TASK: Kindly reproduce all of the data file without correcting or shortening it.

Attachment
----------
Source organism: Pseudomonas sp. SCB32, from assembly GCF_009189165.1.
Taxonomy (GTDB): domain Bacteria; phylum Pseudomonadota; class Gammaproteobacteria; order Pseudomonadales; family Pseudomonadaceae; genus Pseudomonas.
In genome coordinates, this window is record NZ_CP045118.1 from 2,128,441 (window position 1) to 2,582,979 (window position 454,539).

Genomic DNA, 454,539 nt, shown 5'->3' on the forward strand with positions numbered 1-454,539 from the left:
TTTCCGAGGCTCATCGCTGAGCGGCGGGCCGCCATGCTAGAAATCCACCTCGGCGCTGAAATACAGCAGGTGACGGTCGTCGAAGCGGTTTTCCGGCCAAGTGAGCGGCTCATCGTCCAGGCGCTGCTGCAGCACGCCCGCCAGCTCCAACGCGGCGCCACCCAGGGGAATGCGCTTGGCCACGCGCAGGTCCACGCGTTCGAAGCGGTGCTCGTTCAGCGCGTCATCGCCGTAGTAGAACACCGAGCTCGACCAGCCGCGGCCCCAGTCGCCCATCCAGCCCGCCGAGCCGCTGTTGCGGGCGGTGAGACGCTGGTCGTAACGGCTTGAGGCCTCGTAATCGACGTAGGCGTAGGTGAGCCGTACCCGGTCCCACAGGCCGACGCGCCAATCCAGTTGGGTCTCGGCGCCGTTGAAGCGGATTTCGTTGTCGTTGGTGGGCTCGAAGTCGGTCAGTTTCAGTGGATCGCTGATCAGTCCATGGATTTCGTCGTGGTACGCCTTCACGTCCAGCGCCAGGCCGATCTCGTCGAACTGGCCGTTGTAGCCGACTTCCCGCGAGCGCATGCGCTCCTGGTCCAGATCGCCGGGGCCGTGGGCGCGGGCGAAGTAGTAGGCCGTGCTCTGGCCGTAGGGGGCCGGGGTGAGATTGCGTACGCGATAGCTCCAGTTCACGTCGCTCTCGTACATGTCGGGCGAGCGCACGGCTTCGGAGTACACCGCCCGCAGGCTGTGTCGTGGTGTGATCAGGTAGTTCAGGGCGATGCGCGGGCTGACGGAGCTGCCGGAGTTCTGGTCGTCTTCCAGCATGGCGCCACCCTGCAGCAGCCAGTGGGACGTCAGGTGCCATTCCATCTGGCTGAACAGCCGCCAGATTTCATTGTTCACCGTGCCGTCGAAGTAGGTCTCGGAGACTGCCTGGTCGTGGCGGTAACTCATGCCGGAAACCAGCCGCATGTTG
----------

Source organism: Pseudomonas sp. SCB32, from assembly GCF_009189165.1.
Taxonomy (GTDB): domain Bacteria; phylum Pseudomonadota; class Gammaproteobacteria; order Pseudomonadales; family Pseudomonadaceae; genus Pseudomonas.
In genome coordinates, this window is record NZ_CP045118.1 from 2,128,441 (window position 1) to 2,582,979 (window position 454,539).

Genomic DNA, 454,539 nt, shown 5'->3' on the forward strand with positions numbered 1-454,539 from the left:
TTTCCGAGGCTCATCGCTGAGCGGCGGGCCGCCATGCTAGAAATCCACCTCGGCGCTGAAATACAGCAGGTGACGGTCGTCGAAGCGGTTTTCCGGCCAAGTGAGCGGCTCATCGTCCAGGCGCTGCTGCAGCACGCCCGCCAGCTCCAACGCGGCGCCACCCAGGGGAATGCGCTTGGCCACGCGCAGGTCCACGCGTTCGAAGCGGTGCTCGTTCAGCGCGTCATCGCCGTAGTAGAACACCGAGCTCGACCAGCCGCGGCCCCAGTCGCCCATCCAGCCCGCCGAGCCGCTGTTGCGGGCGGTGAGACGCTGGTCGTAACGGCTTGAGGCCTCGTAATCGACGTAGGCGTAGGTGAGCCGTACCCGGTCCCACAGGCCGACGCGCCAATCCAGTTGGGTCTCGGCGCCGTTGAAGCGGATTTCGTTGTCGTTGGTGGGCTCGAAGTCGGTCAGTTTCAGTGGATCGCTGATCAGTCCATGGATTTCGTCGTGGTACGCCTTCACGTCCAGCGCCAGGCCGATCTCGTCGAACTGGCCGTTGTAGCCGACTTCCCGCGAGCGCATGCGCTCCTGGTCCAGATCGCCGGGGCCGTGGGCGCGGGCGAAGTAGTAGGCCGTGCTCTGGCCGTAGGGGGCCGGGGTGAGATTGCGTACGCGATAGCTCCAGTTCACGTCGCTCTCGTACATGTCGGGCGAGCGCACGGCTTCGGAGTACACCGCCCGCAGGCTGTGTCGTGGTGTGATCAGGTAGTTCAGGGCGATGCGCGGGCTGACGGAGCTGCCGGAGTTCTGGTCGTCTTCCAGCATGGCGCCACCCTGCAGCAGCCAGTGGGACGTCAGGTGCCATTCCATCTGGCTGAACAGCCGCCAGATTTCATTGTTCACCGTGCCGTCGAAGTAGGTCTCGGAGACTGCCTGGTCGTGGCGGTAACTCATGCCGGAAACCAGCCGCATGTTG